1. Like Homeric poetry, Hesiodic poetry was basically oral poetry. I quote this succinctformulation: “Both Homeric poetry and Hesiod’s seem to presuppose a tradition of fullyoral poetic composition, performance, reception, and transmission.”82. Like Homeric poetry, Hesiodic poetry was “widely disseminated” in the ancient Greekspeaking world (as is most evident in the case of the Theogony).9The second of these two observations needs further clarification. The dissemination ofHomeric and Hesiodic poetry, it has been claimed, was a result of textualization.10 In terms ofthis claim, the new technology of alphabetic writing had been used to write down bothHomeric and Hesiodic poetry, as early as the eighth century BCE.11 There is simply no evidence,however, for the use of writing to record Homeric and Hesiodic poetry as integralcompositions in such an early period.12 So, the claim that Homeric and Hesiodic compositionswere widely disseminated as texts in the eighth century BCE is untenable.The same can be said more generally about the archaic era extending from the eighththrough the sixth century BCE: in this era, there is no evidence for any widespreaddissemination of any texts of poetry.13There is an alternative way, however, to explain the dissemination of Homeric andHesiodic poetry during this archaic period. In terms of this alternative explanation, the twoobservations about (1) Homeric and Hesiodic poetry as oral poetry and (2) the dissemination ofHomeric {273 274} and Hesiodic poetry can be integrated into a unified formulation. To put itmost simply, Homeric and Hesiodic poetry were disseminated as oral poetry.This unified formulation is based on (1) general observations about the factor ofdissemination in oral poetry and (2) specific observations about the dissemination of Homericand Hesiodic poetry as oral poetry:141. In oral poetry, composition and performance are aspects of the same process. So, when acomposition is performed at different times and in different places, it can be recomposedin the process of composition-in-performance. And the ongoing recomposition-in-8Most 2006a:xix–xx. Regrettably, Most’s discussion makes no reference to the foundationalwork of Lord 1960/2000 on oral poetics.9Most 2006a:xxxiv.10Most 2006a:xxxiv–xxxvi.11Most 2006a:xx–xxii.12On the poetics of epigrams, which are attested already in the eighth century BCE, see Nagy1996b:14, 35–36: as it is argued there, the poetry of epigrams shows a clear separation betweenthe processes of composing and inscribing.13Nagy 1996b:34–37.14What follows is a summary of the argumentation in Nagy 1990b:38–47, relying on thefundamental work of Parry (collected writings first published in 1971) and Lord (1960/2000).3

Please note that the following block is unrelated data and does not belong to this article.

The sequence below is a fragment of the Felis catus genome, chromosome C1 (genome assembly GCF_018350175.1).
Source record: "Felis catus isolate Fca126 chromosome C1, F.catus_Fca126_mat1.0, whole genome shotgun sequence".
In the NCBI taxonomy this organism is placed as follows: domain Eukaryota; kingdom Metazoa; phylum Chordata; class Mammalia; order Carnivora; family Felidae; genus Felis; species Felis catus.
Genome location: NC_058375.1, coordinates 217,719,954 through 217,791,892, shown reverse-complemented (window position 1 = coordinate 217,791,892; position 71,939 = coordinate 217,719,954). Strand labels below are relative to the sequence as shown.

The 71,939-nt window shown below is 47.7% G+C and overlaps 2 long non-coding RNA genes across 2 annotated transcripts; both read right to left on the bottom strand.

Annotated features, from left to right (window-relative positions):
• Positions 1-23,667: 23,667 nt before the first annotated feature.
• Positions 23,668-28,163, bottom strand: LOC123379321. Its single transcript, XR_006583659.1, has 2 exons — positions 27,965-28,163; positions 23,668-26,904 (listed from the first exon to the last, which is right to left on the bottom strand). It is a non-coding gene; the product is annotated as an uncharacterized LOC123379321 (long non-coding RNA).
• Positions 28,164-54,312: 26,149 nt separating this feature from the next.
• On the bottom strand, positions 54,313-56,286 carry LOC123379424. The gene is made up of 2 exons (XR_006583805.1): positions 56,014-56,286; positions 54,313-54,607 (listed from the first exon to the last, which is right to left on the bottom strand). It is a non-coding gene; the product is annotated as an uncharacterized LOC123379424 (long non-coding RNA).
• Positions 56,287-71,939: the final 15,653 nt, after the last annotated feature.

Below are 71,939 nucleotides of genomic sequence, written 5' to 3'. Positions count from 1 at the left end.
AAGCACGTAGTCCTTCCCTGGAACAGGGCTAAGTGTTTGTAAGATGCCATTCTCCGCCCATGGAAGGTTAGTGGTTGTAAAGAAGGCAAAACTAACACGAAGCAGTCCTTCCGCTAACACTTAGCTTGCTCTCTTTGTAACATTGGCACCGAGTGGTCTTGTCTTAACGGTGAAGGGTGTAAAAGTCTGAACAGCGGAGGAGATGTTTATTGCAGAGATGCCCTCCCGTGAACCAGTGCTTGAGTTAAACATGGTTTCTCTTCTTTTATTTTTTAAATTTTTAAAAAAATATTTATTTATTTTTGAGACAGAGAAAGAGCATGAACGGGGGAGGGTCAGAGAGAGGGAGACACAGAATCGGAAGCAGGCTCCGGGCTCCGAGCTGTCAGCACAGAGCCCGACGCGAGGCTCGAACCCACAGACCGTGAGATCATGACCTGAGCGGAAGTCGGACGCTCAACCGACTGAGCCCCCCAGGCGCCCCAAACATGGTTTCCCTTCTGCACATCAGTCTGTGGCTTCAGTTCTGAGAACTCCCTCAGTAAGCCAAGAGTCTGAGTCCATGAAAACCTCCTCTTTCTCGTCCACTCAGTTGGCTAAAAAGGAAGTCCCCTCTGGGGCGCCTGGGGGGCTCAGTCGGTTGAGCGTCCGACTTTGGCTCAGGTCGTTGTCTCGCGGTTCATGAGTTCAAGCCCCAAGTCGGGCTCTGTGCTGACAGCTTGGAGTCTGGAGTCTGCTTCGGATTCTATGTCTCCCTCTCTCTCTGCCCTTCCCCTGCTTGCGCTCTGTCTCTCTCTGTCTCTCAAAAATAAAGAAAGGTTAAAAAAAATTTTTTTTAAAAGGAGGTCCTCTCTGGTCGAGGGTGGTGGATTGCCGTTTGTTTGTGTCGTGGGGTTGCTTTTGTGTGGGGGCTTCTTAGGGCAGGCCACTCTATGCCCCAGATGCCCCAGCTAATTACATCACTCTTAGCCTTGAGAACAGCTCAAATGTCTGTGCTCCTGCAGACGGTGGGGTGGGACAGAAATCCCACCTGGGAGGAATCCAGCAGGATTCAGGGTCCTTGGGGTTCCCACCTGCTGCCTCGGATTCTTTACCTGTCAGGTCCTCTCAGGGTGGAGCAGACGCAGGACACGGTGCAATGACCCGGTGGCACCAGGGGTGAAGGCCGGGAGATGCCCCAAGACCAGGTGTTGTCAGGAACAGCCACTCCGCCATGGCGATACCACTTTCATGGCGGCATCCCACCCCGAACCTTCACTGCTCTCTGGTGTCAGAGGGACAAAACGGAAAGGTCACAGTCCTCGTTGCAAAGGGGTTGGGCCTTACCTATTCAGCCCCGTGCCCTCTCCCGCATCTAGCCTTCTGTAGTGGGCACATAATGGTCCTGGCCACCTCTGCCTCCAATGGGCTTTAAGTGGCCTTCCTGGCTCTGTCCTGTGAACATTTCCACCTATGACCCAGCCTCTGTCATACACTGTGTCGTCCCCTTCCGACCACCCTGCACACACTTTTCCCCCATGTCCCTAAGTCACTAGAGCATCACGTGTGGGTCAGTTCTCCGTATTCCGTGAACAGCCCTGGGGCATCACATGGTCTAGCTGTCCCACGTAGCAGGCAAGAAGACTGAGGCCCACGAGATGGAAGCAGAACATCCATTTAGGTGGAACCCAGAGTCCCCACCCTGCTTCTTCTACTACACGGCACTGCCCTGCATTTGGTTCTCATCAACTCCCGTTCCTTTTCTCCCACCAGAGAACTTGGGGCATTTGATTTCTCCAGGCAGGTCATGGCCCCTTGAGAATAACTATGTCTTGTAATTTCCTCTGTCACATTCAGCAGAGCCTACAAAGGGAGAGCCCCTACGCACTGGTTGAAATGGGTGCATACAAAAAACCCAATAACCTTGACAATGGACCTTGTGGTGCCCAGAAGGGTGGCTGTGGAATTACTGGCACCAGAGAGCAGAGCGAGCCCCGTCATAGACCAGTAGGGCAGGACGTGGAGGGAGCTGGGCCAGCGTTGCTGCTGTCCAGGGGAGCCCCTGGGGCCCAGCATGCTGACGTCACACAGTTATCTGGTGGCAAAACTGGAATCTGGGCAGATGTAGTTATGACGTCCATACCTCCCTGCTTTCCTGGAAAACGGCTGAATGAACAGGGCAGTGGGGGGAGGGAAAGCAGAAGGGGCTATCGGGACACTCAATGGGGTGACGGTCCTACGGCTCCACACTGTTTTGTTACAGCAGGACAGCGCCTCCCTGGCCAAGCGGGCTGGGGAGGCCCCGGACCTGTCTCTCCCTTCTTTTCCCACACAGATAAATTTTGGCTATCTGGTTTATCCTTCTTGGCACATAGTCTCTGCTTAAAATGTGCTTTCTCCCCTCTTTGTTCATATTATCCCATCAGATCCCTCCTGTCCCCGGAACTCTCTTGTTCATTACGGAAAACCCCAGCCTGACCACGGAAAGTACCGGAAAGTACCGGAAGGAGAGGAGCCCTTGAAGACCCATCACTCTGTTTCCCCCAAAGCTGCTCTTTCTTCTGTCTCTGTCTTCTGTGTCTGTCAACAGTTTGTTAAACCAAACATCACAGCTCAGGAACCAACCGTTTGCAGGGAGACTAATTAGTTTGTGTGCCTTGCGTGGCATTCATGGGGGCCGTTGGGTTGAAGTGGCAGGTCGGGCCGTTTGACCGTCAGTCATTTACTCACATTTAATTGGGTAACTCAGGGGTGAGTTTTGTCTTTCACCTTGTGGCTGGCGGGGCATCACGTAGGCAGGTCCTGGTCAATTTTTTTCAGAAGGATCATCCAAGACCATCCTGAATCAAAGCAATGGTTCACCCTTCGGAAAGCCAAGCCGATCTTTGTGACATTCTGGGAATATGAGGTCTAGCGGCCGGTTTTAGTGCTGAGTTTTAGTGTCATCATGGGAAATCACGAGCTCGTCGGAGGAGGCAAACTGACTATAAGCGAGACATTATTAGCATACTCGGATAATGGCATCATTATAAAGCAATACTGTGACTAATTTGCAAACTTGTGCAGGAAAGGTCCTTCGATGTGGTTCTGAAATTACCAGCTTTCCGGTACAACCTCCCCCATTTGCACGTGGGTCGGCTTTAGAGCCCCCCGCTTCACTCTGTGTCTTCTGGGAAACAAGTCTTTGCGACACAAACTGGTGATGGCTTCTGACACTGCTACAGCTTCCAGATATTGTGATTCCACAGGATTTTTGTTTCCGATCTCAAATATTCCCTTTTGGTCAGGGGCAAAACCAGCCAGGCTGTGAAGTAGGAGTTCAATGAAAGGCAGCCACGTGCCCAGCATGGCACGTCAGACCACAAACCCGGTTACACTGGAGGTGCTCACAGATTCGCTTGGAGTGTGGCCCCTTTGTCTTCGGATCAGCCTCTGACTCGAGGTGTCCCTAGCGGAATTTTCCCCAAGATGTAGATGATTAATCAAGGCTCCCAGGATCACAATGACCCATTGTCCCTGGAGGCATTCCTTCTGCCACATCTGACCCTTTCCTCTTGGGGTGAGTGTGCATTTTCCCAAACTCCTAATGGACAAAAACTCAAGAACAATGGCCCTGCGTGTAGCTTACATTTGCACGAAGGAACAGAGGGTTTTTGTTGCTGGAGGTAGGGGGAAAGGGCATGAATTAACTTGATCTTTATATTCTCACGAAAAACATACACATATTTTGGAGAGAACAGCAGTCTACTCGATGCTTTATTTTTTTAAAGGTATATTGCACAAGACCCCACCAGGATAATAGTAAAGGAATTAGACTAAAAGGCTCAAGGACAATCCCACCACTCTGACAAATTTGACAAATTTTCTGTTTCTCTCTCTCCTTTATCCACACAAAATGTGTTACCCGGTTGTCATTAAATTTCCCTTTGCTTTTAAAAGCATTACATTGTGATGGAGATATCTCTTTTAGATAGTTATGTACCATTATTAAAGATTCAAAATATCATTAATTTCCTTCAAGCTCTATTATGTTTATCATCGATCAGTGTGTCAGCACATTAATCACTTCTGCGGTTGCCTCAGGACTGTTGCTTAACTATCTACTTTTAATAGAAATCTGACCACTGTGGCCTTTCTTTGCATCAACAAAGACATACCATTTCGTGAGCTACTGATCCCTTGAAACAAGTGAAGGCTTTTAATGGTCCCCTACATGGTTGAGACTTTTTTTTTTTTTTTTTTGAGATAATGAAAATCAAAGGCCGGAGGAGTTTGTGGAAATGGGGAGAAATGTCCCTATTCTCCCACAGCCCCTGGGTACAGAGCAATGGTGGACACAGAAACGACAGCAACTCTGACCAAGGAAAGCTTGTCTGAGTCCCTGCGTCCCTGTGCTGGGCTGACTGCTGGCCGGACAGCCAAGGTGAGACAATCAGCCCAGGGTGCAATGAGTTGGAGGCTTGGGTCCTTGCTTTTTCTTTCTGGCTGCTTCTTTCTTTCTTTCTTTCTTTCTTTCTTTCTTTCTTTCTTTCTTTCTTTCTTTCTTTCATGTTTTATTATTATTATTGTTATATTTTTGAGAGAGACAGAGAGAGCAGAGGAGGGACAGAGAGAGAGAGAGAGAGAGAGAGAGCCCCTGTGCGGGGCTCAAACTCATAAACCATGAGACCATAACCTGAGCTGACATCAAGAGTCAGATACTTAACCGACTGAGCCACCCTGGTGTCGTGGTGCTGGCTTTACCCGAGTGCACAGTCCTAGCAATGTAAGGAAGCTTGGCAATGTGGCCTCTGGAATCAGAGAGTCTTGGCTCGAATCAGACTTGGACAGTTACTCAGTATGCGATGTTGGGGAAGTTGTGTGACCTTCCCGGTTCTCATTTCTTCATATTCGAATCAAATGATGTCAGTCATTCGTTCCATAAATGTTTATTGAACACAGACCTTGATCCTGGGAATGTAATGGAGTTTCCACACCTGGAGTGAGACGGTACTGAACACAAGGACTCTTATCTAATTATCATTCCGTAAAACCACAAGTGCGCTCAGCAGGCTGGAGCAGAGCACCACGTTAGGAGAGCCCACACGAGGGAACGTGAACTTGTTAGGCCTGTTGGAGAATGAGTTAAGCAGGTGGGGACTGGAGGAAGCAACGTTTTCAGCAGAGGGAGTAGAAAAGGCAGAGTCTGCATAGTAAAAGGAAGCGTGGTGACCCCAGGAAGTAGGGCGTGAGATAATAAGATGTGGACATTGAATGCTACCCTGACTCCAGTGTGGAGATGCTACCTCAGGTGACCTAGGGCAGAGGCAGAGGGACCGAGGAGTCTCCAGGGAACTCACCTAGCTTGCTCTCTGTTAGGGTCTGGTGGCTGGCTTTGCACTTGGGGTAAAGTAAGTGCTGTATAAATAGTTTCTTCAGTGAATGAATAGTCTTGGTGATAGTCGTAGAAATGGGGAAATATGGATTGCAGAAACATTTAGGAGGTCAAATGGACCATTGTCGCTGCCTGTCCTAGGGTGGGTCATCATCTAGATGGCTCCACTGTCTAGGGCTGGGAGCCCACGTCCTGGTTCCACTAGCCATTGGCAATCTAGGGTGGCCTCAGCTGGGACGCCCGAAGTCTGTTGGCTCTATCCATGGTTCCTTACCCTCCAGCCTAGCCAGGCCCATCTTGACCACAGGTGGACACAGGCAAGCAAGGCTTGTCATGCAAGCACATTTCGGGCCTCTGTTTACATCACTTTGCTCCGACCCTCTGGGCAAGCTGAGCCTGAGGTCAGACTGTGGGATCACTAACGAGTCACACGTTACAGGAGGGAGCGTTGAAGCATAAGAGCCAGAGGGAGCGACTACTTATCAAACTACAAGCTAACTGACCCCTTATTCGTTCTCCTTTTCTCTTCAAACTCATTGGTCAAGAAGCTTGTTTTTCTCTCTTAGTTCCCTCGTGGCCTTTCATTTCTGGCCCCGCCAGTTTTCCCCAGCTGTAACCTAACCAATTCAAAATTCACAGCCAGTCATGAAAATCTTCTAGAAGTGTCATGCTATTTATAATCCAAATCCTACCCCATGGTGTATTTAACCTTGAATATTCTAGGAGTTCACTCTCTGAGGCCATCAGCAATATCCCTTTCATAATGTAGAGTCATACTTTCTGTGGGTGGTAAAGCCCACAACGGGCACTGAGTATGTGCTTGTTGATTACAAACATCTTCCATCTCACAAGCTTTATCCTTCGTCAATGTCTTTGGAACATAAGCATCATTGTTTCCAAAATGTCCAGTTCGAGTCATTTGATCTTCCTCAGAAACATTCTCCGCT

performance needs to be viewed diachronically as well as synchronically.15 From asynchronic point of view, the poet who performs a poem can claim to own it as his owncomposition in the process of recomposing it in performance. From a diachronic point ofview, however, the ownership can readily be transferred from poem to poem, from poet topoet. And such transference can promote the dissemination of both the poetry and thename of the poet.2. In the archaic period of Hellenic civilization extending roughly from the eighth throughthe sixth century BCE, there already existed forms of oral poetry that corresponded towhat was later known as Homeric and Hesiodic poetry. With the passage of time, thedissemination of these forms of poetry became more and more widespread throughout thecommunities of the Hellenic world. This process of ever widening dissemination, in thecontext of ongoing recomposition-in-performance, can be described as pan-Hellenization.Correspondingly, the poets who were identified with these forms of poetry, Homer andHesiod, became more and more pan-Hellenic.The term pan-Hellenic is derived from the ancient Greek compound noun pan-Hellēnes ‘allGreeks’, which is attested in the Hesiodic Works and Days (528 πανελλήνεσσι) in the sense ofreferring to ‘all Greeks under the sun’ (526–528 ἠέλιος . πανελλήνεσσι φαείνει).16 This{274 275} archaic use of the compound noun pan-Hellēnes in the absolutizing sense of ‘allGreeks’ helps explain the later use of the non-compound noun Hellēnes ‘Hellenes’ to mean‘Greeks’; earlier, that noun Hellēnes had been used to designate a sub-set of Greeks dwellingin Thessaly rather than any full complement of Greeks. As the linguistic evidence shows,the accentuation of the non-compound noun Hellēnes should be non-recessive (*Ελλῆνες),not recessive ( Ελληνες), and the fact that Hellēnes acquired an innovative recessiveaccentuation proves that its innovative meaning of ‘Greeks’ was predicated on theaccentuation of the compound noun pan-Hellēnes in the absolutized sense of ‘all Greeks’.17In other words, the linguistic evidence shows that the non-compound noun Hellēnesacquired the meaning of ‘Greeks’ from the built-in politics of the compound nounpan-Hellēnes, the basic meaning of which can be paraphrased this way: Hellenes (as a subsetof Greeks) and all other Greeks (as a notionally complete set of Greeks).18When I said earlier that Homer and Hesiod “became more and more pan-Hellenic,” Iwas using the term pan-Hellenic in a relativized sense, despite its inherently absolutizedmeaning as ‘common to all Greeks’. To relativize pan-Hellenic is to recognize that the panHellenization of Homer and Hesiod, just like other aspects of pan-Hellenism, cannot bedescribed in absolute terms of universalization. Despite the totalizing ideology implicit in theterm pan-Hellenic, the pan-Hellenization of Homer and Hesiod was not an absolute: it wasmerely a tendency toward a notional absolute.19 And, just as the concept of pan-Hellenism wasin fact relative, so also the concept of a pan-Hellenic Homer or a pan-Hellenic Hesiod was15On the distinction between synchronic and diachronic approaches to the analysis of a givenstructure in the study of oral poetics: Nagy 2003:1.16Nagy 1990b:37.17Chantraine DELG s.v. Ελληνες.18Nagy 1996b:39n40.19Nagy 1996b:38–40.4